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Nintendo stock takes a hit after awkward Switch unveiling

January 13th, 2017 at 12:44 PM
nintendo stock price

Nintendo spent a big chunk of the past day explaining to everyone why its new mobile console hybrid, the Switch, is going to be great. Apparently investors haven’t quite gotten the message, because the company’s stock price has had a hard time keeping itself level. As of this writing, Nintendo’s stock on Japan’s Tokyo Stock Exchange is down almost 6%, or about 1,450 yen.

Nintendo’s hotly anticipate Switch reveal event took place on Friday morning in Japan, which was late Thursday night for us here in the United States. The company showcased its new console along with a handful of games from both third party developers and first party teams, but much of the presentation was met with a lukewarm reaction from fans.

Perhaps the biggest star of the show, a previously unannounced 3D open world Mario title called Super Mario Odyssey, looked pretty impressive, but then came the unfortunate news that the game wouldn’t actually be ready for the Switch’s March 3rd launch. Instead, the title is slated for “Holiday 2017,” which is not only very vague, but somewhere in the neighborhood of eight to nine months after the Switch will already be on store shelves.

Other titles, like Splatoon 2 and the odd motion-control fighting game Arms also got some stage time, but judging from the reactions of viewers on Twitch as well as Twitter commentary, the presentation didn’t get very many people hyped for the console’s debut. That general feeling of “meh” seems to have carried over to the investor community as well, which has lately been extremely bullish on Nintendo after a pair of mobile successes in Pokemon Go (which they are only tangentially involved with) and Super Mario Run. The company is still up almost 10,000 yen from its most recent low point in July of 2016, but we’ll have to see how the Switch launch goes before we can predict whether Nintendo will continue to trend up or return to mediocrity.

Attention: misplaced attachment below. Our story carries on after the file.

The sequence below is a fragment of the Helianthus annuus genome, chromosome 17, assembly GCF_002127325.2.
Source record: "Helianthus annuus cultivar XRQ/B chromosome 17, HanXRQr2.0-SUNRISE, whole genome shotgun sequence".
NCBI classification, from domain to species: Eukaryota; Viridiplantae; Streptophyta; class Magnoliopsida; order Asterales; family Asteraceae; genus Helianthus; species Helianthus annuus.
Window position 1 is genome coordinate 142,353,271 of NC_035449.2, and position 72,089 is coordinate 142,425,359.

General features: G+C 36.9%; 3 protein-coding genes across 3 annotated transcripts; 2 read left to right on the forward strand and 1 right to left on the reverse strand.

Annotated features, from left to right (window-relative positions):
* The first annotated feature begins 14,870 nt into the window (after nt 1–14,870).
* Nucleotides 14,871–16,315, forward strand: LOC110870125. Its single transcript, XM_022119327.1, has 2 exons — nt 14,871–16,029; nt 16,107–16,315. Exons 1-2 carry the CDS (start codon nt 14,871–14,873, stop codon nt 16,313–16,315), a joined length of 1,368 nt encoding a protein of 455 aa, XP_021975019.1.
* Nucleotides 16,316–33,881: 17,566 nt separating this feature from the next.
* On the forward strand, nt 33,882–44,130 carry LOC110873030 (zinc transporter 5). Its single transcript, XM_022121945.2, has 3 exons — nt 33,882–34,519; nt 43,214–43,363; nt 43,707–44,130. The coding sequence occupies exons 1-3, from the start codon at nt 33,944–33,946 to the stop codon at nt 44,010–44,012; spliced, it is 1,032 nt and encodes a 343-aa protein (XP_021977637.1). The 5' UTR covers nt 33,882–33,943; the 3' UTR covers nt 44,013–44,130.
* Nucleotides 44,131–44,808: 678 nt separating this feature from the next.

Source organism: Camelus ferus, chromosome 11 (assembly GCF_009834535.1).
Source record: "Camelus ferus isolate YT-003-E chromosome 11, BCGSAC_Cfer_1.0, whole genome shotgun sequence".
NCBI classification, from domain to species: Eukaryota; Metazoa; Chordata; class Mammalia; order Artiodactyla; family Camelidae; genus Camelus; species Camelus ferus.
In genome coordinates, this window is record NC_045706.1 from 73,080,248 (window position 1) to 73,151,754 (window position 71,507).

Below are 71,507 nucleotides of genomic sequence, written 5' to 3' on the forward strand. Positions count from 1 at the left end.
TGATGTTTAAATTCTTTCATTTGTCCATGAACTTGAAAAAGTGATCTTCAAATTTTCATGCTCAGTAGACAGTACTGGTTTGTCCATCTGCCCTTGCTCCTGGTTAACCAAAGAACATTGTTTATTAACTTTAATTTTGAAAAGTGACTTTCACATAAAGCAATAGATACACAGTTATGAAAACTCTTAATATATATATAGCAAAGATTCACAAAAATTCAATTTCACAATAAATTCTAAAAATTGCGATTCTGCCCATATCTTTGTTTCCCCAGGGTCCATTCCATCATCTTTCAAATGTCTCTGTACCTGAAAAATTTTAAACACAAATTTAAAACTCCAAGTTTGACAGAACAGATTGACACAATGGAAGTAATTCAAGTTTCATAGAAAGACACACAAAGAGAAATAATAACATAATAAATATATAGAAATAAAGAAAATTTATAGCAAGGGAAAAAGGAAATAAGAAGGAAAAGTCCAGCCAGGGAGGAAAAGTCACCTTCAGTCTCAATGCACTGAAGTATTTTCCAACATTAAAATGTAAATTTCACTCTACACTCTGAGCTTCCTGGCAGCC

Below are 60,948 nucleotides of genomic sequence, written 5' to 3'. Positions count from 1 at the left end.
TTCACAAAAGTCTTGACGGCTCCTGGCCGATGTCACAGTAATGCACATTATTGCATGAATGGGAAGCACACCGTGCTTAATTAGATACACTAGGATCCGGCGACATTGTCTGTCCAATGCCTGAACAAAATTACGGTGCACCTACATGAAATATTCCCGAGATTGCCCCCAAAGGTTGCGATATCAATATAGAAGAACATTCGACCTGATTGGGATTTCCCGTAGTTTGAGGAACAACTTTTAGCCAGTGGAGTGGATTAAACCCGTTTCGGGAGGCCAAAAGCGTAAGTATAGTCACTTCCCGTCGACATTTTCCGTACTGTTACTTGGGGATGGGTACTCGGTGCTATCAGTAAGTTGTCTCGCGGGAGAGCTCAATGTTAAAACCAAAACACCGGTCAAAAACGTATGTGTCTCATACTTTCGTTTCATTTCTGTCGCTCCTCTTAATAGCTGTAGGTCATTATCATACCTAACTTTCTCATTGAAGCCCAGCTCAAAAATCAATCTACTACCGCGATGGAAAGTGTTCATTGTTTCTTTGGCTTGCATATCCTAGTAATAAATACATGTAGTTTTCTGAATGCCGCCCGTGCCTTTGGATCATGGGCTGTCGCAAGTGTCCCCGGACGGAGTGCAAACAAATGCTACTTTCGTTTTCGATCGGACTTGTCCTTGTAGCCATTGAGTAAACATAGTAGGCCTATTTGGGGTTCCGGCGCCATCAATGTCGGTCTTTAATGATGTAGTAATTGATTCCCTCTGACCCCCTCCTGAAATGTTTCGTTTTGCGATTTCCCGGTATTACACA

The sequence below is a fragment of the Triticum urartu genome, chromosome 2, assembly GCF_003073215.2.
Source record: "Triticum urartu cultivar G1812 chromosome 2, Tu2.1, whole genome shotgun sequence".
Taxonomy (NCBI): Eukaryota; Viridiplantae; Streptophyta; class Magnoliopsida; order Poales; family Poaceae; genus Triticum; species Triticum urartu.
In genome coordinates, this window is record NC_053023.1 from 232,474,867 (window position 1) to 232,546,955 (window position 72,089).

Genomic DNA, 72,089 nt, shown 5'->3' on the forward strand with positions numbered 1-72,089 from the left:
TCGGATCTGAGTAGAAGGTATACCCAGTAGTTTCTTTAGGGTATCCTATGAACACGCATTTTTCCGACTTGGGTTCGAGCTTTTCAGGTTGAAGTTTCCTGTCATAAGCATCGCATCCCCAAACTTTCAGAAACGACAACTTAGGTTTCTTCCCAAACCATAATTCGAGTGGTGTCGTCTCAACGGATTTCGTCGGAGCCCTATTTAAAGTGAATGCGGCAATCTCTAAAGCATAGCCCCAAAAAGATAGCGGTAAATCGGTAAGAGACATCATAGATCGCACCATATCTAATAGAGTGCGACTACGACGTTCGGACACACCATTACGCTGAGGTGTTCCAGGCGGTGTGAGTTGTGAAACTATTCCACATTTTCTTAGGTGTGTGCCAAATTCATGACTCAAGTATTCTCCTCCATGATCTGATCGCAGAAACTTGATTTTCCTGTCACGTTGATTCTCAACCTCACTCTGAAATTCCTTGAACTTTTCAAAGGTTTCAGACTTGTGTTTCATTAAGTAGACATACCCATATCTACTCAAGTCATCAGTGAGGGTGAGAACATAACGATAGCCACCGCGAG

Mike Wehner has reported on technology and video games for the past decade, covering breaking news and trends in VR, wearables, smartphones, and future tech.

Most recently, Mike served as Tech Editor at The Daily Dot, and has been featured in USA Today,, and countless other web and print outlets. His love of reporting is second only to his gaming addiction.

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